Color Knitting: All About Steeks
Steeks are an important technique to know if you’re a color knitting lover, and like so many things in knitting, they’re easier to work that they seem.
Technically, a steek is made up of extra stitches inserted into the area between two sections of knitting. You can put a steek in a cardigan, for example, between the two fronts, so you can knit the entire thing in the round. When you’re done knitting, you cut down the middle of those extra stitches, and voila! you have your cardigan opening. You can use steeks on armholes and neckbands, too.
The cutting of the steek is usually where I lose people, so stay with me! There are ways to reinforce steeks so you don’t have to worry about any unraveling, and sometimes, if you’re using 100 percent wool or a “sticky” blend, you don’t need to reinforce it at all.
Eunny Jang wrote a fabulous article on steeks for Winter 2006 Interweave Knits, and she also demonstrated three types of steeks in episode 912 of Knitting Daily TV. Here she is to teach you about this useful technique.
Steeks: Cutting the Edge
Why use steeks? Circular knitting is desirable for several reasons. For many knitters, the knit stitch is faster to form than the purl stitch, and having the right side of the work always facing the knitter makes it easy to see the color pattern. When you don’t switch to flat knitting, gauge remains consistent. Seams are minimized or eliminated altogether; and very little finishing is required. The many ends of yarn that result from color changes in Fair Isle patterns can be hidden within a steek, eliminating the need to weave them in later.
What about unraveling?
The thought of cutting into knitted fabric is counterintuitive at best. Doesn’t the knitting unravel as soon as it is cut? Not when the circumstances are right. Steeking capitalizes on the reluctance of knit stitches to unravel from side to side. You can further secure the cut edges by choosing a “sticky” yarn (hairy animal yarns such as traditional Shetland wools felt so readily that the slight friction created in the knitting process mats the hairs together and discourages unraveling). You can also work frequent color changes and use a tight gauge within the steek, and/or you can use one of several reinforcement methods, such as sewing or crocheting.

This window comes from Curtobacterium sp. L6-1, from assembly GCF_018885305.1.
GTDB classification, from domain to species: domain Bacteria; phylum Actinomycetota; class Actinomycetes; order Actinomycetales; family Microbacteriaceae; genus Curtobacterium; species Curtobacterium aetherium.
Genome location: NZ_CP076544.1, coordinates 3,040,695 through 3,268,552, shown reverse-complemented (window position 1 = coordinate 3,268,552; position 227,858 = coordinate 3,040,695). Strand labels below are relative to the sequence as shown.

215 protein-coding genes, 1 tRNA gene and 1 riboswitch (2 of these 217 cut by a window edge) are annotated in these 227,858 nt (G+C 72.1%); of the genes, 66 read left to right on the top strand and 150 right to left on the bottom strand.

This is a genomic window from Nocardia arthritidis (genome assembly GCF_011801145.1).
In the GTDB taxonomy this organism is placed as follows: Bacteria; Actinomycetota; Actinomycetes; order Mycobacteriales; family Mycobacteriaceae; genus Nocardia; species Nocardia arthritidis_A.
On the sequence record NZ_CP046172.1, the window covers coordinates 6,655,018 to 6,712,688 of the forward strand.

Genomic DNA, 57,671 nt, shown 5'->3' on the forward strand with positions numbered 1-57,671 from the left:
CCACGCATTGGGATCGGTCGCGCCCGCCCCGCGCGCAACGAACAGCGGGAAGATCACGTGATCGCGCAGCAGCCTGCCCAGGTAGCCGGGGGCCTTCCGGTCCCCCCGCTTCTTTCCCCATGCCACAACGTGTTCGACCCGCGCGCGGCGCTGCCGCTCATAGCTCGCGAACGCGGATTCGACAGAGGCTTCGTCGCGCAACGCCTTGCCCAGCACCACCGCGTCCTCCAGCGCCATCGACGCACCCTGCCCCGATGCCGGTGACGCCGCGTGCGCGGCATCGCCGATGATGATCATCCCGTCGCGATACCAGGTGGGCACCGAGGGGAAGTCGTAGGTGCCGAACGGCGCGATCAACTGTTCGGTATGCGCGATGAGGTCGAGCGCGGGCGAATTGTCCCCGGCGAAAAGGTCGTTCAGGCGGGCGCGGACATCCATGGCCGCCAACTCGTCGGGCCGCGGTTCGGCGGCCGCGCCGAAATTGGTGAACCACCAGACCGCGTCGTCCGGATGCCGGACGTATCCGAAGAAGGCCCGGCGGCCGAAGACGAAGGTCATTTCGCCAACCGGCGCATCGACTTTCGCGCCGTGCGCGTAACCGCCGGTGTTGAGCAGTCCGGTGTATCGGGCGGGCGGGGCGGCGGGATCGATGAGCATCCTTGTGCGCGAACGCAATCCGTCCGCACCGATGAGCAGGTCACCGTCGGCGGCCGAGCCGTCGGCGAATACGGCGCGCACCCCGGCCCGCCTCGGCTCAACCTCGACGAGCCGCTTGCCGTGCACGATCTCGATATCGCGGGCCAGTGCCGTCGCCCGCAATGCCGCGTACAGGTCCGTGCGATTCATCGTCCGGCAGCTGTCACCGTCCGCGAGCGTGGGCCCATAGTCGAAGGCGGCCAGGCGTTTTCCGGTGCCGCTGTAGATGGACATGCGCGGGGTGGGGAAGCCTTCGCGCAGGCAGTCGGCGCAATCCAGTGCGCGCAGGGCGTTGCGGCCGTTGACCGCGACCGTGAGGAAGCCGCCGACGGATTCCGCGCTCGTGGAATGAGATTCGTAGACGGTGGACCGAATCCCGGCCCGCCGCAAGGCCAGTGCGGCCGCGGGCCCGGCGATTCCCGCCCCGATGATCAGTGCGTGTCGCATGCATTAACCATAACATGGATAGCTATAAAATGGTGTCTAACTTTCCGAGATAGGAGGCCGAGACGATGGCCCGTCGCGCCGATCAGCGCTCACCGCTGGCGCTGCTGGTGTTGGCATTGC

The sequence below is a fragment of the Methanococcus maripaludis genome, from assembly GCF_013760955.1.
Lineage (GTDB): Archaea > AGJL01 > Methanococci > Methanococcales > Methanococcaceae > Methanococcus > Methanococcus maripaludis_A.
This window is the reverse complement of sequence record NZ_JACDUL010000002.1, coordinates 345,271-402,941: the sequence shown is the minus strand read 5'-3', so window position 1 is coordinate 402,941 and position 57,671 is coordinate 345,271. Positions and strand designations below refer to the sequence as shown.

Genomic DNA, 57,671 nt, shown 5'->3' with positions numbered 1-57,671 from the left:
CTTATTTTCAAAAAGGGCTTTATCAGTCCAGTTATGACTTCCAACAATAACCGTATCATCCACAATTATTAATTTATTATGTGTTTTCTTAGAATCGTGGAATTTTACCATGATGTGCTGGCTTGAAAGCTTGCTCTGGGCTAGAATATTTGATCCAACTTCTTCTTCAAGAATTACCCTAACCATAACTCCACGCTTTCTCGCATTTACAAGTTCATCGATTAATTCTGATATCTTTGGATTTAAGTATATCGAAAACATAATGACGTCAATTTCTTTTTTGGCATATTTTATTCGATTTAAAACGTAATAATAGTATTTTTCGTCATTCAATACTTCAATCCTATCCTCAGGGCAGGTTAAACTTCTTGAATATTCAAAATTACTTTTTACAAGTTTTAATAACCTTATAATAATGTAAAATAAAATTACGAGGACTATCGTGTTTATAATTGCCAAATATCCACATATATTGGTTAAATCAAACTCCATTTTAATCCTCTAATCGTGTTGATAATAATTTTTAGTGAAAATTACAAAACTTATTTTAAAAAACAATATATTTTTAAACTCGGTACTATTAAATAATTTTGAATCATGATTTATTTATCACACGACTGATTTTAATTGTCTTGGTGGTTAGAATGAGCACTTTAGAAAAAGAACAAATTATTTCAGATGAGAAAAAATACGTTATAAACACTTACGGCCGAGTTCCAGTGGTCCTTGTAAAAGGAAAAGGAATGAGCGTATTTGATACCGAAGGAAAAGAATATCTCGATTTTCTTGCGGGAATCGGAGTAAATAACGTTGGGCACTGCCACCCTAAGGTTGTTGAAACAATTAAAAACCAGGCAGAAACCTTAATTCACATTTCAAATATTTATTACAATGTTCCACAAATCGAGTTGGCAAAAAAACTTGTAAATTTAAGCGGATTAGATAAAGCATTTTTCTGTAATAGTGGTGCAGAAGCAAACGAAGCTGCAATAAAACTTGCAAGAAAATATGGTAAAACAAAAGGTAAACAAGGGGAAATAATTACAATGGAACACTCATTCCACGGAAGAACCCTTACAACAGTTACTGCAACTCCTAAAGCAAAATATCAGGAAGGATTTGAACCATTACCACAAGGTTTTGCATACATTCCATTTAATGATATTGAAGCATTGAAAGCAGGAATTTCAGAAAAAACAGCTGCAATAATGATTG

How to work a steek
Although there are as many ways of working steeks as there are knitters, some general principles are useful:
1. The steek itself—the bridge of extra stitches—may be composed of as few or as many stitches as the knitter feels comfortable with, typically between six and ten stitches. More stitches should be used in high-stress areas and with slippery yarns, while fewer can be used in lower-stress areas and with yarns prone to felting.
2. The steek is flanked by one border stitch on either side, which separates it from the body of the sweater. This border stitch, always worked in the background color in any given round, provides a guideline for picking up stitches for sleeves and bands, as well as for seaming.
3. The steek stitches should be worked in a stitch pattern with frequent color changes, for example, a 1/1 vertical stripe (Figure 3) or a check pattern (Figure 4). Stripe-patterned steeks provide a useful visual guide for reinforcing and cutting.
4. Whether you use an even or odd number of steek stitches, you cut the steek along its true center. With an even number of stitches, the steek will be cut between the two center stitches. For example, you would cut between the fourth and fifth stitches of an eight-stitch steek. With an odd numbers of stitches, you would cut through the center stitch. For example, you would cut through the fourth stitch of a seven-stitch steek. Odd numbers are necessary for crochet-reinforced steeks, which are worked over the center three stitches of the bridge, while other securing methods are more easily applied to an even number of steek stitches.
5. Reinforcement, if any, should be applied as close to the cutting site as possible.
When the garment is complete, the cut edges are trimmed and neatly tacked down on the wrong side of the garment, creating a tidy facing, as shown in the video above. Although steeks are most often worked in color patterns, if you prefer knitting in the round to working flat, you can use them in solid-color sweaters as well. Read more . . .
—Eunny Jang, Interweave Knits Winter 2006
Lots of videos and articles about steeks include the word “eek” (I may have even used this in the past!), but as you can see from the video above, there’s no reason to be afraid of steeks. They’re just another tool to ad to your knitter’s toolbox.
Eunny used steeks in her design for the fabulous Venezia Pullover, at right. Isn’t it just stunning?
You can learn so much from the instruction in Knitting Daily TV, about color knitting and every other knitting technique you can thing of. Get the entire series on DVD now, for a very special price, and fill up your toolbox to overflowing!
P.S. Have you used steeks in your knitting? Leave a comment below and tell me about your experience.